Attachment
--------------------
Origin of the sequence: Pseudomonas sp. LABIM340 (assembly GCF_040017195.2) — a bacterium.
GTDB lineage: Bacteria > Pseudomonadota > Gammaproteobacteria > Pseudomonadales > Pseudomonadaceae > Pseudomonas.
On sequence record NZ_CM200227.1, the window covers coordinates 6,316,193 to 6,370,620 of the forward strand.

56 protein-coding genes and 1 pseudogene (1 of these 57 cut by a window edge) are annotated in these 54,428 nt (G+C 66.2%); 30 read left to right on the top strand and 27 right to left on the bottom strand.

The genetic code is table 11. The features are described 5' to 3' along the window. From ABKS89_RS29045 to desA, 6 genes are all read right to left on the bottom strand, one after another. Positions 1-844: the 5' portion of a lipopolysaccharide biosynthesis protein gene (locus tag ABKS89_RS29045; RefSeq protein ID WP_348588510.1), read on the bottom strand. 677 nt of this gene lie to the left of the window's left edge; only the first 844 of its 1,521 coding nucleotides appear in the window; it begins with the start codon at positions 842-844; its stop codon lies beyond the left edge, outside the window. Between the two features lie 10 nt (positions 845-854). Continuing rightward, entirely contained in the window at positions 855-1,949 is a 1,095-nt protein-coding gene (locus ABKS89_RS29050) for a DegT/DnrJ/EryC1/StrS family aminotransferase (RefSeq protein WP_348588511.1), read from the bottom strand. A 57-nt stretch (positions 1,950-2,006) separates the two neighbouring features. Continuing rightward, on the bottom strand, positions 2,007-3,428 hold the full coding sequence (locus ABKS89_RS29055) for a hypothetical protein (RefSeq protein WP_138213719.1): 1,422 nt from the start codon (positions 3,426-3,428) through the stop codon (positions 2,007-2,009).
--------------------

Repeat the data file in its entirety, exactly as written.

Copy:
Origin of the sequence: Pseudomonas sp. LABIM340 (assembly GCF_040017195.2) — a bacterium.
GTDB lineage: Bacteria > Pseudomonadota > Gammaproteobacteria > Pseudomonadales > Pseudomonadaceae > Pseudomonas.
On sequence record NZ_CM200227.1, the window covers coordinates 6,316,193 to 6,370,620 of the forward strand.

56 protein-coding genes and 1 pseudogene (1 of these 57 cut by a window edge) are annotated in these 54,428 nt (G+C 66.2%); 30 read left to right on the top strand and 27 right to left on the bottom strand.

The genetic code is table 11. The features are described 5' to 3' along the window. From ABKS89_RS29045 to desA, 6 genes are all read right to left on the bottom strand, one after another. Positions 1-844: the 5' portion of a lipopolysaccharide biosynthesis protein gene (locus tag ABKS89_RS29045; RefSeq protein ID WP_348588510.1), read on the bottom strand. 677 nt of this gene lie to the left of the window's left edge; only the first 844 of its 1,521 coding nucleotides appear in the window; it begins with the start codon at positions 842-844; its stop codon lies beyond the left edge, outside the window. Between the two features lie 10 nt (positions 845-854). Continuing rightward, entirely contained in the window at positions 855-1,949 is a 1,095-nt protein-coding gene (locus ABKS89_RS29050) for a DegT/DnrJ/EryC1/StrS family aminotransferase (RefSeq protein WP_348588511.1), read from the bottom strand. A 57-nt stretch (positions 1,950-2,006) separates the two neighbouring features. Continuing rightward, on the bottom strand, positions 2,007-3,428 hold the full coding sequence (locus ABKS89_RS29055) for a hypothetical protein (RefSeq protein WP_138213719.1): 1,422 nt from the start codon (positions 3,426-3,428) through the stop codon (positions 2,007-2,009).